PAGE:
| \mathcal{L} | is the number of distinct linkage classes in the network.

Linkage classes form a complete partition of the complex set \mathcal{C}. That is to say, every complex \mathcal{C}_i belongs to exactly one linkage class. This can be expressed mathematically with the conditions


\bigcup_{i=1}^\ell \mathcal{L}_i = \mathcal{C}, \; \; \; \mbox{ and } \; \; \; \mathcal{L}_i \cup \mathcal{L}_j = \emptyset, \; \mbox{for all } i \not= j.

For the network given above, we have the linkage classes \mathcal{L}_1 = \left\{ \mathcal{C}_1, \mathcal{C}_2, \mathcal{C}_3 \right\} and \mathcal{L}_2 = \left\{ \mathcal{C}_4, \mathcal{C}_5 \right\}. We notice that this represents a complex partition of the complex set, and that the linkage classes themselves do not recognize directionality of reactions (i.e. we do not care that there is no path from \mathcal{C}_3 to \mathcal{C}_2, for instance).

Cycles

Of particular interest are paths which lead back to their original complex. If they do so without repeating any intermediary complexes, the resulting path is called a cycle. Formally, we can the that sequence of complexes \left\{ \mathcal{C}_{\mu(1)}, \mathcal{C}_{\mu(2)}, \ldots, \mathcal{C}_{\mu(l)} \right\} is a cycle of length l if \mathcal{C}_{\mu(1)} = \mathcal{C}_{\mu(l)}, no other complex is repeated, and (\mathcal{C}_{\mu(i)},\mathcal{C}_{\mu(i+1)}) \in \mathcal{R} for all i = 1, \ldots, l-1. That is to say, the set is a cycle if


\mathcal{C}_{\mu(1)} \rightarrow \mathcal{C}_{\mu(2)} \rightarrow \cdots \rightarrow \mathcal{C}_{\mu(l-1)} \rightarrow \mathcal{C}_{\mu(l)} = \mathcal{C}_{\mu(1)}.

For example, if we consider a chemical reaction network with reaction graph given by


\begin{array}{c} \mathcal{C}_1 \; \rightleftarrows\; \mathcal{C}_2 \\ \uparrow \; \; \swarrow \; \; \downarrow \\ \mathcal{C}_3 \; \rightarrow \mathcal{C}_4\end{array}

we observe that the sequence of complexes \left\{ \mathcal{C}_1, \mathcal{C}_2, \mathcal{C}_3, \mathcal{C}_1 \right\} corresponds to a cycle, as does the sequence \left\{ \mathcal{C}_1, \mathcal{C}_2, \mathcal{C}_1 \right\}. We also notice that the complex \mathcal{C}_4 is not the part of any cycle.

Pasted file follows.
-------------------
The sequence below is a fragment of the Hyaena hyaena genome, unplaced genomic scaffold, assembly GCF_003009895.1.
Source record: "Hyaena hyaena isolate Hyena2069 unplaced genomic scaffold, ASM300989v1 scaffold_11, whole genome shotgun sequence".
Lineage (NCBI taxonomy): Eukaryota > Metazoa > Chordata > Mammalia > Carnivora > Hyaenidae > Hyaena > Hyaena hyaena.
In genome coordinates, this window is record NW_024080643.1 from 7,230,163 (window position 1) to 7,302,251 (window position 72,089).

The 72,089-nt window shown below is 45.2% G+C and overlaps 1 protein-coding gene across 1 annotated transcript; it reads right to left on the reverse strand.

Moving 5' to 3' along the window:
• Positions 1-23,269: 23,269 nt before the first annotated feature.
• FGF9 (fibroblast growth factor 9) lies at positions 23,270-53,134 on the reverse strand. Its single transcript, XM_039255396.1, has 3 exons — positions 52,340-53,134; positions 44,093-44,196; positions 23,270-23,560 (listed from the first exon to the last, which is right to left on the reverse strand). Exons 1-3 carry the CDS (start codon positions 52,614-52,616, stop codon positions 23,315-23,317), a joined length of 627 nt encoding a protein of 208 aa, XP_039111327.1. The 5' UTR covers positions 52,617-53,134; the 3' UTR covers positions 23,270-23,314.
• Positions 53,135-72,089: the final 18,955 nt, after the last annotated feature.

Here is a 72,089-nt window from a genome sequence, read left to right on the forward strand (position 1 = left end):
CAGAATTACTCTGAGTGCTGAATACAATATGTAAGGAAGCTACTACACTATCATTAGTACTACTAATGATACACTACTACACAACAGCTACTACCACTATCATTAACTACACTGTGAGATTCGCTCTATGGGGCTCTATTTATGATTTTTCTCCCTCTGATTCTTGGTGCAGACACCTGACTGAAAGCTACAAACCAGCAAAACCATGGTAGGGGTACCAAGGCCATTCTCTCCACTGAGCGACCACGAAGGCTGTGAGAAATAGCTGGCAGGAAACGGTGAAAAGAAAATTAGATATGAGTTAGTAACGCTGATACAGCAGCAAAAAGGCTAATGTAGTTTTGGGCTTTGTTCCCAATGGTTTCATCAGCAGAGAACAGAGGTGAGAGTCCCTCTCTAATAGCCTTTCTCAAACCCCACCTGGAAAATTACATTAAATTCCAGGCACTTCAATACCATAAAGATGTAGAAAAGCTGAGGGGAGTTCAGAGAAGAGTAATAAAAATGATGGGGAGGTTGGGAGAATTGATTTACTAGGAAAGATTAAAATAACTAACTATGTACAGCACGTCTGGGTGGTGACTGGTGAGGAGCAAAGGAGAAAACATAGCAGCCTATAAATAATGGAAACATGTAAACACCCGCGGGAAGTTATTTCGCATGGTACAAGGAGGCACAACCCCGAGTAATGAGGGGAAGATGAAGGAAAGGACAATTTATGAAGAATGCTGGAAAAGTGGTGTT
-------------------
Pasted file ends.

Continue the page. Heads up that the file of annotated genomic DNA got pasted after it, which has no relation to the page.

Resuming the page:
The decomposition of weakly reversible chemical reaction networks into cycles is a key element of the arguments used in the fundamental results of Fritz Horn and Roy Jackson regarding complex balanced mass action systems [1].

Reversibility

A particularly strong notion of connectedness in a reaction graph is the notion of reversibility. A chemical reaction network \mathcal{N} is said to reversible if (\mathcal{C}_i, \mathcal{C}_j) \in \mathcal{R} implies (\mathcal{C}_j, \mathcal{C}_i) \in \mathcal{R}. That is to say, each reaction in the network can be corresponded to a inverse reaction. It is common to refer to one reaction as the forward reaction and the other as the backward reaction. It is also common in mass-action systems to assign the rate constants associated with a reversible pair a single index, and then differential between the forward and backward step (e.g. k_{1f} and k_{1b}, k_1^+ and k_1^-, etc.).

For example, the following reaction network is reversible


\mathcal{C}_1 \; \rightleftarrows \; \mathcal{C}_2 \; \rightleftarrows \; \mathcal{C}_3, \; \; \; \; \; \; \; \; \mathcal{C}_4 \; \rightleftarrows \; \mathcal{C}_5.

Notice that reversibility is a local property and does not imply a connection between all of the complexes in the network.

Reversible chemical reaction networks are known to be strongly related to the capacity of the corresponding mass-action systems to permit detailed balanced equilibrium concentrations [8].

Weak reversibility

A weaker notion of connectedness in a reaction graph is the notion of weak reversibility. A chemical reaction network \mathcal{N} is said to weakly reversible if the existence of a path from \mathcal{C}_i to \mathcal{C}_j implies the existence of a path from \mathcal{C}_j to \mathcal{C}_i. That is to say, a network is weakly reversible if, no matter where you go, you can always get back to where you started. Reversible networks are a subset of weakly reversible networks.